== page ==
Toledo Mayor Mike Bell.
Toledo Mayor Mike Bell raised the salaries of 55 top city administrators and lawyers — costing the city $295,000 annually, according to documents released today.
Mr. Bell and Toledo City Council have been locked in a battle for weeks over executive pay ranges for top city officials and lawyers. The mayor had asked council to increase the ranges but a majority of council refused. During the debate, some councilmen pointed out that the vast majority of the affected non-union city employees were not at the top of their pay ranges and could be given raises without any changes to the city code.
“At the suggestion of several members of council over the course of recent hearings, I have implemented salary adjustments within the ranks of city executive exempt staff,” the mayor wrote to councilmen.
“I regret the fact that some deserving employees cannot have their salaries raised, as they are already at the maximum of the pay ranges that have been in effect since 1998, a period of 14 years,” the letter said.
The police and fire chiefs have had pay increases during Mr. Bell’s administration.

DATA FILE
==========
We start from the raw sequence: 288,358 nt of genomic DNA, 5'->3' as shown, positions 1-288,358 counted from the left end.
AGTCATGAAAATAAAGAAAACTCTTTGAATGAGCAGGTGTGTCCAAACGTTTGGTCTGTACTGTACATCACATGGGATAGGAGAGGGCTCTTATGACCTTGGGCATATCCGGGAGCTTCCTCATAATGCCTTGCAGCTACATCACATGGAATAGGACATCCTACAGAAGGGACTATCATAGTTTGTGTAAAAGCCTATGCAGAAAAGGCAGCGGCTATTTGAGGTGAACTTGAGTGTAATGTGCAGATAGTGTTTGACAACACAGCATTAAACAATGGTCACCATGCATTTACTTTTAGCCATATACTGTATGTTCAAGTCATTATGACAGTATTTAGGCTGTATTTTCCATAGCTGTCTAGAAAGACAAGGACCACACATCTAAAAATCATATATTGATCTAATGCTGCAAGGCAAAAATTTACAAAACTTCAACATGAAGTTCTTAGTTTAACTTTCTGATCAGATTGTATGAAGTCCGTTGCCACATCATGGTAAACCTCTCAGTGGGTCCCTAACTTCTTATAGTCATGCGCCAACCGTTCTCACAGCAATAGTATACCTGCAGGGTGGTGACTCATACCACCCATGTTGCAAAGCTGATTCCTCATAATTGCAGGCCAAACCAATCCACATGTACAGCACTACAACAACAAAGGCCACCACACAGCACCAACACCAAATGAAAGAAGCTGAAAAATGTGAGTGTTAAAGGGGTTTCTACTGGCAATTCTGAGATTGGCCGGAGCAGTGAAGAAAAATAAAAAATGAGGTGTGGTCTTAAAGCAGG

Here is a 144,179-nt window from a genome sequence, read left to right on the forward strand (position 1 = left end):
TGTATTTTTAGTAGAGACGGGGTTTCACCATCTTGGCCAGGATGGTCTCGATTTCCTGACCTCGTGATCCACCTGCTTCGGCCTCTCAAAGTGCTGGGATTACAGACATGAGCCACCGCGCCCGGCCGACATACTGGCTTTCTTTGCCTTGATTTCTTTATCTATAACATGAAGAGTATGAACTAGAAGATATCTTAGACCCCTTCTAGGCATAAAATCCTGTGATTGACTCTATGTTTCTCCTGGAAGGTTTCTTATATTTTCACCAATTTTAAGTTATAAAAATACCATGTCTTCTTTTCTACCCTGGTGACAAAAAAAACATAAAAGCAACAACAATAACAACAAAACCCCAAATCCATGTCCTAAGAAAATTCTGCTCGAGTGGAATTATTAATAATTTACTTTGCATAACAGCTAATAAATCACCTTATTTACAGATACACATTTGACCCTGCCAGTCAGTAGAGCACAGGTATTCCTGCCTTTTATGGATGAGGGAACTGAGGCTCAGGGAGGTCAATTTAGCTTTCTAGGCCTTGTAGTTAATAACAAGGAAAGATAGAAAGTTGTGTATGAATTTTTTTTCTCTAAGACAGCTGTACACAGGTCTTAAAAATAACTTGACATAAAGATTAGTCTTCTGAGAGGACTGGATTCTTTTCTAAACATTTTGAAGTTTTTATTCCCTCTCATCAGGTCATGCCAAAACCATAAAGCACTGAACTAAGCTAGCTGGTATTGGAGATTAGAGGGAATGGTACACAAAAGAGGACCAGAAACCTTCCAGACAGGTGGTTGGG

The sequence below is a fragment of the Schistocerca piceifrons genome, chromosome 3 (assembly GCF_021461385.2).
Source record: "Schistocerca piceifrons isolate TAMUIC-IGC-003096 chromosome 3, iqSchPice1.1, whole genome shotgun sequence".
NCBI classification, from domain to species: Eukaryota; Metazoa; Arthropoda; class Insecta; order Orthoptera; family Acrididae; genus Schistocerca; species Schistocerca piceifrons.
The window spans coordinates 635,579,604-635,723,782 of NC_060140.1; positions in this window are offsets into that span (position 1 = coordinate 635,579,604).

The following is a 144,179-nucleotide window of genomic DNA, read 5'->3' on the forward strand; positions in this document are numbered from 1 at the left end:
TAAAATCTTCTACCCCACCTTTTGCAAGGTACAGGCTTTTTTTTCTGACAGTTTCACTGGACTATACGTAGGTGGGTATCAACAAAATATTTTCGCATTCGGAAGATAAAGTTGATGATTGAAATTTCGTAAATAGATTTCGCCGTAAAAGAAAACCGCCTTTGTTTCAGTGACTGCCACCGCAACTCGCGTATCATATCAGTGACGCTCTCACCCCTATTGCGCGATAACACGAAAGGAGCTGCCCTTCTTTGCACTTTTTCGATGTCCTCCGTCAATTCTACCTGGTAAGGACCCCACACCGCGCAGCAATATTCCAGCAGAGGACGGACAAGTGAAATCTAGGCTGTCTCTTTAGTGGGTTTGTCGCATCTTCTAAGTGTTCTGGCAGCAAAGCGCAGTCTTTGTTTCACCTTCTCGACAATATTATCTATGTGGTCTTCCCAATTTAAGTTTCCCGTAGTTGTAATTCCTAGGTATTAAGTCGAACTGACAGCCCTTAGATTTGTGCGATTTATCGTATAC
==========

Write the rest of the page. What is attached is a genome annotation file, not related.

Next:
Mr. Bell said it is unfair that unionized city workers have received pay raises while those in the management ranks have not.
“An example of the inequity between bargaining unit employees and executive exempt staff is the fact that, year to date in 2012, nearly $6.2 million in non-base was payments have been paid to the other city employees ... Step increase in contracts, based solely on years of service, approach $1 million in 2012.”
The raises include all three deputy mayors, Steve Herwat, Shirley Green, and Paul Syring — whose salaries all top out at $92,500. Nine city directors will be paid $92,000; six commissioners will be paid $77,500; one commissioner will be paid $77,000; two commissioners will be paid $75,000, and one commissioner will be paid $74,000.
Council on Oct. 9 rejected a compromise proposal that Mayor Bell had offered in an attempt to increase executive pay levels for 70 top city positions. Only two of 12 councilmen — Mike Craig and Adam Martinez — voted in favor of an amendment to the Bell administration’s original plan to increase the ranges 15 percent. Mayor Bell’s original proposal was then sent back to committee, where it is expected to stay.
The mayor said council’s inaction showed it didn’t care about those employees and that he wouldn’t “abuse those people” any longer.